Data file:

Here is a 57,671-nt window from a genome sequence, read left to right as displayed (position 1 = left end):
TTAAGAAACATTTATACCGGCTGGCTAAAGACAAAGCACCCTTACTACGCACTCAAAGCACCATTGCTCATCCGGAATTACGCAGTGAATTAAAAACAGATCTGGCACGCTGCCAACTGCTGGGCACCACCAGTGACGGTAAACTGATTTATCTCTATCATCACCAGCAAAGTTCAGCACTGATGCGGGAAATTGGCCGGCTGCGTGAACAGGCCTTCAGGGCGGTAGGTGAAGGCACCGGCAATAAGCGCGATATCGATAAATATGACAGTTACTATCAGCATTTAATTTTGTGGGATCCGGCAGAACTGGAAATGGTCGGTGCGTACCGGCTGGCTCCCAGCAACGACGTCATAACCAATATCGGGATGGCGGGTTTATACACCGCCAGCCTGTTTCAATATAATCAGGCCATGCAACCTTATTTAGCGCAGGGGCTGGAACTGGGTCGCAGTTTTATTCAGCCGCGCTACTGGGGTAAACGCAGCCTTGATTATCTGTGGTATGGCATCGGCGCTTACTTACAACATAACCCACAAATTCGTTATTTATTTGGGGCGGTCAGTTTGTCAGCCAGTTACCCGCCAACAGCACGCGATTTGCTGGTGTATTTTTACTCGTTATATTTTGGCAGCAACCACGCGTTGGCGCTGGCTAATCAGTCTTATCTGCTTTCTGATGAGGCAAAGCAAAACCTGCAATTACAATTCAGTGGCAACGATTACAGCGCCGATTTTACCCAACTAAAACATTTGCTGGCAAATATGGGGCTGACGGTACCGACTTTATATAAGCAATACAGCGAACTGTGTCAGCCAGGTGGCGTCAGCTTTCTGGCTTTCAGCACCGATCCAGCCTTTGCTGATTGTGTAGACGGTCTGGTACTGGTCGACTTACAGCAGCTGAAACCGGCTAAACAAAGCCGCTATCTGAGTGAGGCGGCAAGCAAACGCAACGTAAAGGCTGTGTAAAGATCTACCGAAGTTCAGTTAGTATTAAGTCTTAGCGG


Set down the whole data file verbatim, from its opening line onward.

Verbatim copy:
Here is a 57,671-nt window from a genome sequence, read left to right as displayed (position 1 = left end):
TTAAGAAACATTTATACCGGCTGGCTAAAGACAAAGCACCCTTACTACGCACTCAAAGCACCATTGCTCATCCGGAATTACGCAGTGAATTAAAAACAGATCTGGCACGCTGCCAACTGCTGGGCACCACCAGTGACGGTAAACTGATTTATCTCTATCATCACCAGCAAAGTTCAGCACTGATGCGGGAAATTGGCCGGCTGCGTGAACAGGCCTTCAGGGCGGTAGGTGAAGGCACCGGCAATAAGCGCGATATCGATAAATATGACAGTTACTATCAGCATTTAATTTTGTGGGATCCGGCAGAACTGGAAATGGTCGGTGCGTACCGGCTGGCTCCCAGCAACGACGTCATAACCAATATCGGGATGGCGGGTTTATACACCGCCAGCCTGTTTCAATATAATCAGGCCATGCAACCTTATTTAGCGCAGGGGCTGGAACTGGGTCGCAGTTTTATTCAGCCGCGCTACTGGGGTAAACGCAGCCTTGATTATCTGTGGTATGGCATCGGCGCTTACTTACAACATAACCCACAAATTCGTTATTTATTTGGGGCGGTCAGTTTGTCAGCCAGTTACCCGCCAACAGCACGCGATTTGCTGGTGTATTTTTACTCGTTATATTTTGGCAGCAACCACGCGTTGGCGCTGGCTAATCAGTCTTATCTGCTTTCTGATGAGGCAAAGCAAAACCTGCAATTACAATTCAGTGGCAACGATTACAGCGCCGATTTTACCCAACTAAAACATTTGCTGGCAAATATGGGGCTGACGGTACCGACTTTATATAAGCAATACAGCGAACTGTGTCAGCCAGGTGGCGTCAGCTTTCTGGCTTTCAGCACCGATCCAGCCTTTGCTGATTGTGTAGACGGTCTGGTACTGGTCGACTTACAGCAGCTGAAACCGGCTAAACAAAGCCGCTATCTGAGTGAGGCGGCAAGCAAACGCAACGTAAAGGCTGTGTAAAGATCTACCGAAGTTCAGTTAGTATTAAGTCTTAGCGG